Wednesday, November 2, 2016

Quantitative Momentum, by Wes Gray and Jack Vogel

This is a terrific book. As good as "DIY Financial Advisor," which was also great.

I did, however, manage to get myself all sorts of confused about which approach to measuring momentum the authors use in the book. I believe this would not have been a problem for me if two approaches to measurement hadn't been laid out early on, on page 11.

There, the authors start out saying they're going to outline what they mean by stock selection momentum. Then they define two approaches to measure momentum, time-series versus relative strength. The explanation is clear. Although the conclusion is puzzling to me, as on page 12 they say that these two approaches are often used in market-timing or asset-class selection, neither of which is the focus of the book.

But surely in this book they do measure momentum, and presumably with one or both of the two methods they just defined. So which is it? I was hoping for a summary line like this: "When we talk about measuring momentum in the rest of this book, we'll be using the {choose one of: time-series / relative strength}approach." Or, we'll use both and use words like "trend following when we use relative strength" and "generic when we use absolute," or whatever would be accurate.

I figured this would become obvious as I kept reading but I didn't come across a clear rule. Yet it must matter, since the authors bothered to define the terms. I find myself wondering, perhaps this is an OCD trigger issue for me. You're no doubt wondering the same.

On page 49, it sounds like relative strength is the approach. On page 77, the authors introduce the phrase "generic momentum" as a time-series approach. Since they earlier spent a page defining time-series and relative strength, I was really hoping they'd come back to those terms again. Now I have three terms, but I feel pretty confident that I can reduce them to two, with time-series and generic as roughly equivalent.  This was supported by "How to calculate generic momentum" on page 80. I'm not super confident though, because I kind of feel that if they wanted me to consider generic as isomorphic to absolute, they'd have said so back on pages 11/12.

Things sort of come together on page 122, where my sense is that the authors calculate generic momentum (time-series) and then use those scores to do relative strength measures against the universe of stocks. Well, whether or not that's what they meant, that's what I took out of it. Since I wasn't clear on the fundamentals from page 11 to page 122, I'm not confident that I have it right now either. And on page 172 they specifically mention time-series, but that may be to clarify the method used by the reference for that particular analysis.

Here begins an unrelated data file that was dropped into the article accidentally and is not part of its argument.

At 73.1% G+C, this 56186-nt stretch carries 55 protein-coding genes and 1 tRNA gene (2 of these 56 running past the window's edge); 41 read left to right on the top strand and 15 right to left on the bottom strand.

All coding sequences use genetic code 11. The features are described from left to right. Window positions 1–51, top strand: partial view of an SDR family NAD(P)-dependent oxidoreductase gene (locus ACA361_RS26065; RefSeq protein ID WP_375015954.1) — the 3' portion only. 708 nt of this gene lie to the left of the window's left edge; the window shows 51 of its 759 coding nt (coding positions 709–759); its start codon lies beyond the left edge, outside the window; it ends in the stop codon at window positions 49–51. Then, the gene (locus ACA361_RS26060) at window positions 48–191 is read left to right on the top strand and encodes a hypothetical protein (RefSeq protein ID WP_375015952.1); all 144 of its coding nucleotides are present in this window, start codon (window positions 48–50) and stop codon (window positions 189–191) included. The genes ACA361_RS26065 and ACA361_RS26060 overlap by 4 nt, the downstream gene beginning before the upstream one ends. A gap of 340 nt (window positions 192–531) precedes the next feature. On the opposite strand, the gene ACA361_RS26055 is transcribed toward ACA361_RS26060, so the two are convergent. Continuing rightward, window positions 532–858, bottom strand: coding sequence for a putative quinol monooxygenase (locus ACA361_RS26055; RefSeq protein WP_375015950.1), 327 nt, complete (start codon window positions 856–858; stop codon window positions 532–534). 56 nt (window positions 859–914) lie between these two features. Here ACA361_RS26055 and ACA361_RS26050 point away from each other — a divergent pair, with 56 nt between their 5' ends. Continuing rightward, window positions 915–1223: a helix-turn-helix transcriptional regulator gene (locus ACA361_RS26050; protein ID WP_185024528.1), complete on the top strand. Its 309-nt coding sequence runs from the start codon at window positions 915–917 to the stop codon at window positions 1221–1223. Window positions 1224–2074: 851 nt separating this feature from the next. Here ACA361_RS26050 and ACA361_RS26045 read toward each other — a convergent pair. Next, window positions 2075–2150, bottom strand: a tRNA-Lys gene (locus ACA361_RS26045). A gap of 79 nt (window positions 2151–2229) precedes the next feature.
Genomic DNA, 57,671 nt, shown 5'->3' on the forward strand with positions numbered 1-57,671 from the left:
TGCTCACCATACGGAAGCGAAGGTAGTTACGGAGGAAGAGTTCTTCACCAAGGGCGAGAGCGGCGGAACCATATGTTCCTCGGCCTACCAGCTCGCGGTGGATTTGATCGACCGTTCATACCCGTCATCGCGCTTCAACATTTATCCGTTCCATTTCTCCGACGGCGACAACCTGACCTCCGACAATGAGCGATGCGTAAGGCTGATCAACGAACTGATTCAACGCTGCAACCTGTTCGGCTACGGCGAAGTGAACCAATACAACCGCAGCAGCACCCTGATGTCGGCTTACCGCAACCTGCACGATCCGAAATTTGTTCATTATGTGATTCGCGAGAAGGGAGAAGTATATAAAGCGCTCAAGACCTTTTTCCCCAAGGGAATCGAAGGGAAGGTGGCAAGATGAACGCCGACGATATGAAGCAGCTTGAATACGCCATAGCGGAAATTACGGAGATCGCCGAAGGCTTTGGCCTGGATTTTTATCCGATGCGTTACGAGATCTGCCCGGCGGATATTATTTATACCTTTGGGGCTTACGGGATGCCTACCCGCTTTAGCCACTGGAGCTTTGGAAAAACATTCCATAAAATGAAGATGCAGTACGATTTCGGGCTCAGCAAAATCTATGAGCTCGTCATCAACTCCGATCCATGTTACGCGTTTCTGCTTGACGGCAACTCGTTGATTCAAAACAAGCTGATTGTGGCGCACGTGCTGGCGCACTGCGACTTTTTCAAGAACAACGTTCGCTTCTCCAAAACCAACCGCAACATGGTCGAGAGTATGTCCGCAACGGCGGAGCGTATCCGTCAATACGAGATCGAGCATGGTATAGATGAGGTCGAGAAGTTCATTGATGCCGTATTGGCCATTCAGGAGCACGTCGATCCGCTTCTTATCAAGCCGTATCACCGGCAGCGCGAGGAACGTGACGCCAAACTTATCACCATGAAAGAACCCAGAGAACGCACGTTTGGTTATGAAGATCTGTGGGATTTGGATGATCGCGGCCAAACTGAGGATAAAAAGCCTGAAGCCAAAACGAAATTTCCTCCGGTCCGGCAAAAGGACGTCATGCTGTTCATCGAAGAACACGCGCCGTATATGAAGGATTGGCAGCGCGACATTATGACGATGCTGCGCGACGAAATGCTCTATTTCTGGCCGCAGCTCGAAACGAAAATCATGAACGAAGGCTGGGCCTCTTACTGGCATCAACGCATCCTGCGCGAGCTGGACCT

In fairness, I am so much not the target audience of professional investment quants that I'm clearly not a good test subject for the readability of this minor detail within this book. But if the authors ever do another edition, in deference to the slower students, they really should consider changing the summary section on page 12 to something like this:

"You'll find that we also use the term 'generic momentum' as a synonym for time-series or absolute momentum. As you progress in this book, you'll find that we use a combination of the two (time-series and relative strength), using a time-series sort first, and then comparing the outcomes to the universe of stocks to get relative strength as the secondary measure."  [Unless this is dead wrong. Sigh.]
I'd also probably delete the sentences on page 12 that say these usually only matter to market-timing or asset-class selection which aren't the subjects of this book -- because it feels like the authors are telling the reader that they've wasted their time understanding a description of time-series and relative strength when it isn't even relevant to the book they are reading. And lead them to wonder what the authors do use.

Okay, barring that, I really loved the book!  Well written, very clear, and good examples.

Tuesday, November 1, 2016

First Strike, by Ben Coes

I didn't enjoy the last book I read from this author, so I'm not quite sure how I ended up with this one. Must have been an eye-catching display at the public library. My comments on the last book were, "...suffers the typical trite memes of the "special forces operator acts as spy to save the world" genre."

Well, not much has changed. The hero is a bit less stoic, due to a love interest. But the plot suffers from ridiculous hero worship (the US President is a personal fan) and absurd plot devices (our injured hero flies directly to NY City to save the day personally, presumably because there is no other special forces operator on the planet who can do the job). Oy.

Okay, I will remember Mr. Coes and try much harder to avoid his novels so as to avoid getting all worked up.